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From "Dennis E. Hamilton" <>
Subject RE: An example of the license problems we're going to face
Date Tue, 30 Aug 2011 16:57:38 GMT
Yes, it did receive attention.  It does not seem to have exercised the folks on legal-discuss
over-much.  The question was whether this, being noticed in CC-BY 3.0 was a blocker, but it
turns out the provision has been in there since CC-BY 2.0 and those licenses are still on
the good-guy list, AFAIK.

However, the way a DRM delivery satisfies the CC-BY requirement is to provide notice that
the work is available under a CC-BY license and identify its source in non-DRM form.

This seems most bothersome for sound recordings and works in the performing arts, multi-media,
etc., where the DRM delivers a performance.  The Kindle example is easy, because the original
copyright and license information can be visibly included as part of the work.  If Amazon
worked around that, they would void their use of the work under CC-BY. I suppose on videos,
it could go right up there with the FBI and Interpol notices.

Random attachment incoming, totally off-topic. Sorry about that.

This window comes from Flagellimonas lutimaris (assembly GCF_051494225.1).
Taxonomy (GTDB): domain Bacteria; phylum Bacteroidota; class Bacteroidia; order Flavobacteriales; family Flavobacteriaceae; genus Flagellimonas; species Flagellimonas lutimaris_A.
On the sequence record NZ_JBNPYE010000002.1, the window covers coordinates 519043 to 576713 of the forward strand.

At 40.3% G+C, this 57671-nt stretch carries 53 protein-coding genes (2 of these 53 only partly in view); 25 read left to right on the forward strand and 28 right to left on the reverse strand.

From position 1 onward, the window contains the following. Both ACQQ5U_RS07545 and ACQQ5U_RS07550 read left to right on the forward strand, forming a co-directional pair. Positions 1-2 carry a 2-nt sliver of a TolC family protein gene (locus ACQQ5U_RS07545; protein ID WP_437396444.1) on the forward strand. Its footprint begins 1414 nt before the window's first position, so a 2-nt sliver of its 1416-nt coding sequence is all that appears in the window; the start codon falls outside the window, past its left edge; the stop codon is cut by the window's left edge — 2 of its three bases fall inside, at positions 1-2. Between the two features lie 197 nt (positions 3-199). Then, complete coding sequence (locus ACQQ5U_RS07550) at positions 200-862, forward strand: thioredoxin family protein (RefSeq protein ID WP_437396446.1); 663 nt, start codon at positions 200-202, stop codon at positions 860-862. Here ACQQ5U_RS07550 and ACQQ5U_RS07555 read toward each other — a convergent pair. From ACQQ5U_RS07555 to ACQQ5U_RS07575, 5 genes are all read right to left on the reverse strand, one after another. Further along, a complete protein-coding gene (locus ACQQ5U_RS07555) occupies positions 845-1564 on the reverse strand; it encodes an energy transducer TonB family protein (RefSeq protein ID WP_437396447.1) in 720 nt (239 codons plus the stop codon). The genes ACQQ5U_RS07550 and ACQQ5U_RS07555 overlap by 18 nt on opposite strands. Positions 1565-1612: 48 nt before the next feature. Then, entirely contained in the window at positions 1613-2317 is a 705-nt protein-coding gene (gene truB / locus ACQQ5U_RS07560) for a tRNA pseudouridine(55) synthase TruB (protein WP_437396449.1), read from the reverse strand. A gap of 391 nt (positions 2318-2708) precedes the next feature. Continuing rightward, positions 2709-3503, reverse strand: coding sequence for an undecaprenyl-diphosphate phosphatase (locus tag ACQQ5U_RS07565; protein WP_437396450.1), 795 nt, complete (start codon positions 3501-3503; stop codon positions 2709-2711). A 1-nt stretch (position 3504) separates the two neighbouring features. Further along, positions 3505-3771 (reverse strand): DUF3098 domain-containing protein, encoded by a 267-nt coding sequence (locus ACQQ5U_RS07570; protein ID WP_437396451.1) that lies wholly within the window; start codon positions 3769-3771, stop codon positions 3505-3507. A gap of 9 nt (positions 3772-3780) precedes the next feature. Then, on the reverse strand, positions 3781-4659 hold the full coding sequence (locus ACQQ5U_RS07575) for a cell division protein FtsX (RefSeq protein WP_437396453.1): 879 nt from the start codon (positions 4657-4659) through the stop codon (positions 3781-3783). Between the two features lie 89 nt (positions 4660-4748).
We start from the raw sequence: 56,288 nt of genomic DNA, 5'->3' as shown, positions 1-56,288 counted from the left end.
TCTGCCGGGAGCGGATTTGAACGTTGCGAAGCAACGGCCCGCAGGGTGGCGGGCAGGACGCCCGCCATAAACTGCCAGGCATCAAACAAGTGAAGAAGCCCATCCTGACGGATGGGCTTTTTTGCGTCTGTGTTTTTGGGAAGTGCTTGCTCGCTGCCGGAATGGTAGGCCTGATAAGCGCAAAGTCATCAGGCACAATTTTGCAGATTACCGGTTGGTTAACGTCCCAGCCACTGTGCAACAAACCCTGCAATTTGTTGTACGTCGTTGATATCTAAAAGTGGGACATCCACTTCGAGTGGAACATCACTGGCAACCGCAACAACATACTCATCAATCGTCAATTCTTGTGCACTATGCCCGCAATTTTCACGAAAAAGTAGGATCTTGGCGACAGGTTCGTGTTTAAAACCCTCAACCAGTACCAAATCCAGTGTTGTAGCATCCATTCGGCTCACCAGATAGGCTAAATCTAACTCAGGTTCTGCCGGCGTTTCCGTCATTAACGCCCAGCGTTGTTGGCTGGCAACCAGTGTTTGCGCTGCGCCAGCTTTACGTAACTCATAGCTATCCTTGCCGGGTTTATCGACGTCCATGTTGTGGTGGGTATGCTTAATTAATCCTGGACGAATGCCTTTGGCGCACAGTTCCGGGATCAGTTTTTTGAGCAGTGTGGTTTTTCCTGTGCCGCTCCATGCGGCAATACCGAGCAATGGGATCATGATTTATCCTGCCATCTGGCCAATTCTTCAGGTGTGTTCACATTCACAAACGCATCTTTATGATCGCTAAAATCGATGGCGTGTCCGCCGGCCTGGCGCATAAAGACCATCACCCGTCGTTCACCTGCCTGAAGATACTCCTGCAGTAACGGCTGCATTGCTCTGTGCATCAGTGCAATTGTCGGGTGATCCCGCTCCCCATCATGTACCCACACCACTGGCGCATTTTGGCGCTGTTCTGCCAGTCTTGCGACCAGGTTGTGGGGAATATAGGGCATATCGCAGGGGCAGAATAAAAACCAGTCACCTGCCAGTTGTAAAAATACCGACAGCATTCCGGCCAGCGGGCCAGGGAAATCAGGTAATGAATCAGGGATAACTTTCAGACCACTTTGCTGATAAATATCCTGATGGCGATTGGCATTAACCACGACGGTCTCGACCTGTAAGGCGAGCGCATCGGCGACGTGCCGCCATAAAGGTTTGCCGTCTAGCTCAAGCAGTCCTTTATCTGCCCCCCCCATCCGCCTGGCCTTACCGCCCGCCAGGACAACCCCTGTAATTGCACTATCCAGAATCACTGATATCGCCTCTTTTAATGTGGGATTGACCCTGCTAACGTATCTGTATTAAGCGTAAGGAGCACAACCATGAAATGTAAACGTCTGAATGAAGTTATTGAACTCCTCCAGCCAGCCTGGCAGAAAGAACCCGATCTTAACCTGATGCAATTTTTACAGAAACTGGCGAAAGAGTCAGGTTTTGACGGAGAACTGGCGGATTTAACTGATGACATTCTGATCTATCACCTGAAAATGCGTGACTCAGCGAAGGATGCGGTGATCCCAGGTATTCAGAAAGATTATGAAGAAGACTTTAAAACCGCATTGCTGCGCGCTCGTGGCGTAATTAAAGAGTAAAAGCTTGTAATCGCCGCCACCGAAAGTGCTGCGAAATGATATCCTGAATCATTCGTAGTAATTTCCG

I think this is FUD, Rob.

 - Dennis
-----Original Message-----
From: Rob Weir [] 
Sent: Tuesday, August 30, 2011 09:39
Subject: Re: An example of the license problems we're going to face

On Tue, Aug 30, 2011 at 12:34 PM, Simon Phipps <> wrote:
> On Tue, Aug 30, 2011 at 5:31 PM, Rob Weir <> wrote:
>> Suppose someone wants to take parts of
>> the AOOo code, along with the associated documentation, and create an
>> iPhone app from it.  The ALv2 would permit them to do this with the
>> source code, but CC-BY 3.0 would not allow the same for the
>> documentation.  Similarly, one could not take the documentation, add
>> value to with additional content, and then sell it for $0.99 for the
>> Amazon Kindle.
> Please can you explain why you believe this to be so?

"You may not impose any effective technological measures on the Work
that restrict the ability of a recipient of the Work from You to
exercise the rights granted to that recipient under the terms of the

IANAL, but that was the clause that got attention on legal-discuss
when reviewing CC-BY 3.0.


> S.

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